The than punishing poor behavior as this

The
basis of the behaviorist theory is that learning is a passive process in where
learning is defined as “what people do in response to external
stimuli” (Elliot, 2007, pg. 46). Learning is therefore the procurement of
new behaviors. According to Skinner, knowledge is not used to guide human
actions; it is the action itself (Skinner 1976. p152). Behaviorism suggests
that in order to learn, the learner needs an active engagement and needs to be
reinforced with instant rewards (Sotto, 2007: 35). The more satisfying the
reward to the learner, the more the behavior of the learner is strengthened,
leading to more comprehensive learning (Skinner 1974 cited in Elliott 2007 pg.
48). The idea is that if a child is rewarded for their desirable behavior, they
will be more likely to repeat that behavior. Skinner suggested that educators
should primarily focus on positive reinforcements and the success of the
learner rather than punishing poor behavior as this weakens the behavior
portrayed by the learner (Pritchard, p11). This suggests that a schools
rewards/ behavior system is extremely important to a student’s development, as
the way the school looks at rewards and punishments can affect the behavior and
learning of the students.

 

Behaviorist
learning breaks down tasks into small, progressive sequences where continuous
positive reinforcement is given. The theory suggests that without positive
reinforcement, the learned responses will be forgotten. The theory relies on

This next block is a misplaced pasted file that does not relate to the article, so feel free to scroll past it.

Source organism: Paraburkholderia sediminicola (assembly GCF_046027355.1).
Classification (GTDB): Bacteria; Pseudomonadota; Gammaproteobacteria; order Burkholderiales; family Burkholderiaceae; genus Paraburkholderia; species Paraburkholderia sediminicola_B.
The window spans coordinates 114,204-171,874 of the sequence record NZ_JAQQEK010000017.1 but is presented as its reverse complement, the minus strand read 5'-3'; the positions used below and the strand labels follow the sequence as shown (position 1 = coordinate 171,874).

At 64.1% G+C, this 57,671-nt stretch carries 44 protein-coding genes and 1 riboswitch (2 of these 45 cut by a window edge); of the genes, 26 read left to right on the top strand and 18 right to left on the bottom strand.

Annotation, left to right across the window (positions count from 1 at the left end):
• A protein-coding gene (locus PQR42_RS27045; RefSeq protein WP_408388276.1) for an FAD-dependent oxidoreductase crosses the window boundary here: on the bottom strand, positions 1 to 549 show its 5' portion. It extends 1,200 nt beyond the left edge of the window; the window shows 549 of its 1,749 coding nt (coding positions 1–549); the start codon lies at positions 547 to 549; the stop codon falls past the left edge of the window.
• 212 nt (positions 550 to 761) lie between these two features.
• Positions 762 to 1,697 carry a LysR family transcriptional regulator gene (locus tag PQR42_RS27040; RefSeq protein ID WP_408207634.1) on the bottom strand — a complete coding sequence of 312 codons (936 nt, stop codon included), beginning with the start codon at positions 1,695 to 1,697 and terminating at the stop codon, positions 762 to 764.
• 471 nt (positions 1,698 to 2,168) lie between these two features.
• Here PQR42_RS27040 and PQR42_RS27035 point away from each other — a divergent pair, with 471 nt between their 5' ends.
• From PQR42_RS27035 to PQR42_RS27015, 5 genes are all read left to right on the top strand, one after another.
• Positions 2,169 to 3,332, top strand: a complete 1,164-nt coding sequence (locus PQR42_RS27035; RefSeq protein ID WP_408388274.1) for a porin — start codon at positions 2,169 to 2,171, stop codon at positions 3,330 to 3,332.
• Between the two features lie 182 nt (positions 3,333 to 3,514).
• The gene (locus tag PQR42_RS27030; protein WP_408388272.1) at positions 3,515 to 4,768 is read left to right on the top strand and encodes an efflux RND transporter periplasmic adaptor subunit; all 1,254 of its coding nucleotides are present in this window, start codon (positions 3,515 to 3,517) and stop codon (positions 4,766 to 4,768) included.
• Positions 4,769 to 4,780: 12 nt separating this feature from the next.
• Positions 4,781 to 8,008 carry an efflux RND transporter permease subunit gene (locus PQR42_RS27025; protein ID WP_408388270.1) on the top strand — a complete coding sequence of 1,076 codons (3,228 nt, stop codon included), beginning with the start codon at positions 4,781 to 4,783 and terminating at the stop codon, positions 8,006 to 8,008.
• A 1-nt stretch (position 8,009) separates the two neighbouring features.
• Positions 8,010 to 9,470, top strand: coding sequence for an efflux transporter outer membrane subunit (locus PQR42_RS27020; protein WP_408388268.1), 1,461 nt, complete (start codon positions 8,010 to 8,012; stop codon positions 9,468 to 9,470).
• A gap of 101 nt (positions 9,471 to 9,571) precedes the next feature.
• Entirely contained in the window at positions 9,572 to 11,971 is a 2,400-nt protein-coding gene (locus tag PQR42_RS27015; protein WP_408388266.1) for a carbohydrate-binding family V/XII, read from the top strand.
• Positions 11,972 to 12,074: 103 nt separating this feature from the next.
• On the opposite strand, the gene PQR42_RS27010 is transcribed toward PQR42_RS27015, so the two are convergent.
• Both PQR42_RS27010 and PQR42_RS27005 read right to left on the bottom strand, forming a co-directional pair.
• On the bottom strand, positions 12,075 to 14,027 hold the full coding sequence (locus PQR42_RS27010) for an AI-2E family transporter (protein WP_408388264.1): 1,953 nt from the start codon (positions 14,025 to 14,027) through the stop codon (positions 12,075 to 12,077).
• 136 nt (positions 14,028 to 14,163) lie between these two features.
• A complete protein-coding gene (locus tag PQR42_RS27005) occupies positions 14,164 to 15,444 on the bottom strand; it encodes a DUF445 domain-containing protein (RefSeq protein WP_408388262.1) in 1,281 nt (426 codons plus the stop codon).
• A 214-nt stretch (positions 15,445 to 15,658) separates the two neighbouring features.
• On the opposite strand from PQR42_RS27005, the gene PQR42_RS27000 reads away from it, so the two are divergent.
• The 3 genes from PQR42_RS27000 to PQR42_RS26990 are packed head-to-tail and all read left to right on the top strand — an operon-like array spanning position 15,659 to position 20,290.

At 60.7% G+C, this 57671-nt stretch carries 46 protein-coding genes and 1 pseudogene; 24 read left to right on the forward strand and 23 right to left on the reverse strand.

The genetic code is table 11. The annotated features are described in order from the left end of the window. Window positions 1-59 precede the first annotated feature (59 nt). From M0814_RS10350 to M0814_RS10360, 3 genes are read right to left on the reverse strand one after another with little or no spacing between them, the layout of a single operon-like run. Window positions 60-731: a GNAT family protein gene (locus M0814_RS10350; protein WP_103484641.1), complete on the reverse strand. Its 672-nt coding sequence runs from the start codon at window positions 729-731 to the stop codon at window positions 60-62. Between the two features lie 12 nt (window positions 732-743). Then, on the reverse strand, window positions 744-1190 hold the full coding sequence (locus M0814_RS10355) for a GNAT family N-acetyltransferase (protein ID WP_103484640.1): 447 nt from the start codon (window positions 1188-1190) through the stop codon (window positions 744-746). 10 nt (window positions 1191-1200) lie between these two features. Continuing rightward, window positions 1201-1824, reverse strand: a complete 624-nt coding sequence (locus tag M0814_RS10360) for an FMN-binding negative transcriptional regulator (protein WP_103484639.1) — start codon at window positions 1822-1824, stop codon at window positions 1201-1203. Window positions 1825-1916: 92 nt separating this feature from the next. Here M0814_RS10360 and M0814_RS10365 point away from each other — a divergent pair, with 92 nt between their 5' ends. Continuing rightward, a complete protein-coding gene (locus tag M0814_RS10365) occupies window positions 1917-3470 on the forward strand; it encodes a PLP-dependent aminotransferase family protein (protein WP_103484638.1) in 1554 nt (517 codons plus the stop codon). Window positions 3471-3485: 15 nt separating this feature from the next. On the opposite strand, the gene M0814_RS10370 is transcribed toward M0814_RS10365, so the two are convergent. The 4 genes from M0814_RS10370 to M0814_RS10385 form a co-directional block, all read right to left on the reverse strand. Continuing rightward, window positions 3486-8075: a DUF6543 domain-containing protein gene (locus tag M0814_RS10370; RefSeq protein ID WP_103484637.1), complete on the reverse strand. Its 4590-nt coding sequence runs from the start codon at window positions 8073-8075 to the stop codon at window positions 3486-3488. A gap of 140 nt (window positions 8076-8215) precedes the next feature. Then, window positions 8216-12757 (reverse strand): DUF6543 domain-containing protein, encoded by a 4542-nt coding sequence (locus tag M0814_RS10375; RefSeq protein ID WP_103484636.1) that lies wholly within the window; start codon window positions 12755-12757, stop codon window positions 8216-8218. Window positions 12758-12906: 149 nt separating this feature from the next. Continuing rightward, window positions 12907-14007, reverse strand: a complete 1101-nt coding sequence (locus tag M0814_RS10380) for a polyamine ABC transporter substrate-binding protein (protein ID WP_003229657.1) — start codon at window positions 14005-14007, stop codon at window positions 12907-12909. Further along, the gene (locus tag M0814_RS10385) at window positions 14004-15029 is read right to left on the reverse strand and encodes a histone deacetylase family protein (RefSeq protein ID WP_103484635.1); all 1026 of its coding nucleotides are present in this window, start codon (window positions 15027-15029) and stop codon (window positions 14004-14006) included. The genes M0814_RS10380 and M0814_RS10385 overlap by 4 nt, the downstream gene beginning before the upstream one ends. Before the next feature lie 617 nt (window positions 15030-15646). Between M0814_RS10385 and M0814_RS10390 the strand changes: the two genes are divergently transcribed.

continuous repetition and use of the “skill and drill” exercise. It has been
suggested that the point of education was to present the learner with an
appropriate collection of responses to specific skills (or stimuli) by
constantly repeating said behavior which is reinforced by rewards (Skinner
1976) as this is the most reliable way of processing and retaining information.

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The
issue with this theory is that, although the learners are actively doing tasks,
they are receiving the information passively, as the teacher is the transmitter
of the knowledge to the learner, rather than actively looking and deciphering
information for themselves. Farnham-Diggory (1981, p60) criticized the theory
for the “lack of understanding” of what individual learners own learning really
involves. Pritchard argued that although positive reinforcement is an
acceptable way to practice skills for some learners, for other learners, they
may not be motivated by rewards or they may not understand the logic behind it
(Pritchard, pg11).

 

In a
behaviorist environment, students are required to do the same activity and work
at the same pace as the rest of the class, and don’t have the option of
choosing their activities or topics. Although this cuts down on the amount of
planning a teacher has do to, as they can focus on one topic thoroughly, it can
also cause issues with regards to differentiation. When planning and delivering
lessons, a teacher needs to make sure that the lessons are at the right level
of understanding for each student in the class, which may influence teaching
and learning as a whole (Kyriacou, p79).

 

Some
critics claim that by constantly rewarding positive behavior and learning, it
could cause some children to lose interest in their own learning (Pritchard
pg10). He carries this on further by mentioning that using a reward system
could have a damaging effect on students if the focus of the positive
reinforcement is on only a few students, rather than the many (Pritchard,
pg10). Moreover, positive responses from students following on from praise by
the teacher may not be established every time, so the desired behavior may take
some time to be established, or not at all in some cases. (Sotto, 2007, pg35.)